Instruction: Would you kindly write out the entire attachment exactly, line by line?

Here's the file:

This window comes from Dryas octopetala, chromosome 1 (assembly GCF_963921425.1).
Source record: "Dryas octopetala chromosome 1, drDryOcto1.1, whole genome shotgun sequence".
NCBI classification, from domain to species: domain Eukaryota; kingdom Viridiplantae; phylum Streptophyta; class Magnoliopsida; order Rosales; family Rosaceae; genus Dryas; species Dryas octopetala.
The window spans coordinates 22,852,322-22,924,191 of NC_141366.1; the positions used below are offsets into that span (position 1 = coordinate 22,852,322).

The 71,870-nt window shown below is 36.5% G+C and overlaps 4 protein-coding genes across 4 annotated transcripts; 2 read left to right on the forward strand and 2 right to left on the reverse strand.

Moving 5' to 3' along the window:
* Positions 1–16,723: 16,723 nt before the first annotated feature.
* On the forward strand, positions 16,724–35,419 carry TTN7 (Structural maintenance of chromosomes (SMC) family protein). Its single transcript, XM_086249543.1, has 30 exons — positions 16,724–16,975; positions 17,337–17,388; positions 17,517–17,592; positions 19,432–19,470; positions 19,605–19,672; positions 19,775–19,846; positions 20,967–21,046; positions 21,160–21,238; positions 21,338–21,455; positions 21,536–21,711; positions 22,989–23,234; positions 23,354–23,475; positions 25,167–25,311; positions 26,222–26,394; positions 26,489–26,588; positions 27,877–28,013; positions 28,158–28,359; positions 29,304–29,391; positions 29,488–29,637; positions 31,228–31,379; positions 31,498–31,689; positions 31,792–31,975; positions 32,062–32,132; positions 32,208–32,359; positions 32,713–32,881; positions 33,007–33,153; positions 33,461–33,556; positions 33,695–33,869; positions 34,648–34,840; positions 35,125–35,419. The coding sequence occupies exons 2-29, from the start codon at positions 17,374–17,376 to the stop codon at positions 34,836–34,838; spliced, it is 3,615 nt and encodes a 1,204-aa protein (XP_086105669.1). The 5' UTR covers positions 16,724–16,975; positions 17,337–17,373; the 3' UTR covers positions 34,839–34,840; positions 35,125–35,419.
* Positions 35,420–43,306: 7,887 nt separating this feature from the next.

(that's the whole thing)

This window comes from Dryas octopetala, chromosome 1 (assembly GCF_963921425.1).
Source record: "Dryas octopetala chromosome 1, drDryOcto1.1, whole genome shotgun sequence".
NCBI classification, from domain to species: domain Eukaryota; kingdom Viridiplantae; phylum Streptophyta; class Magnoliopsida; order Rosales; family Rosaceae; genus Dryas; species Dryas octopetala.
The window spans coordinates 22,852,322-22,924,191 of NC_141366.1; the positions used below are offsets into that span (position 1 = coordinate 22,852,322).

The 71,870-nt window shown below is 36.5% G+C and overlaps 4 protein-coding genes across 4 annotated transcripts; 2 read left to right on the forward strand and 2 right to left on the reverse strand.

Moving 5' to 3' along the window:
* Positions 1–16,723: 16,723 nt before the first annotated feature.
* On the forward strand, positions 16,724–35,419 carry TTN7 (Structural maintenance of chromosomes (SMC) family protein). Its single transcript, XM_086249543.1, has 30 exons — positions 16,724–16,975; positions 17,337–17,388; positions 17,517–17,592; positions 19,432–19,470; positions 19,605–19,672; positions 19,775–19,846; positions 20,967–21,046; positions 21,160–21,238; positions 21,338–21,455; positions 21,536–21,711; positions 22,989–23,234; positions 23,354–23,475; positions 25,167–25,311; positions 26,222–26,394; positions 26,489–26,588; positions 27,877–28,013; positions 28,158–28,359; positions 29,304–29,391; positions 29,488–29,637; positions 31,228–31,379; positions 31,498–31,689; positions 31,792–31,975; positions 32,062–32,132; positions 32,208–32,359; positions 32,713–32,881; positions 33,007–33,153; positions 33,461–33,556; positions 33,695–33,869; positions 34,648–34,840; positions 35,125–35,419. The coding sequence occupies exons 2-29, from the start codon at positions 17,374–17,376 to the stop codon at positions 34,836–34,838; spliced, it is 3,615 nt and encodes a 1,204-aa protein (XP_086105669.1). The 5' UTR covers positions 16,724–16,975; positions 17,337–17,373; the 3' UTR covers positions 34,839–34,840; positions 35,125–35,419.
* Positions 35,420–43,306: 7,887 nt separating this feature from the next.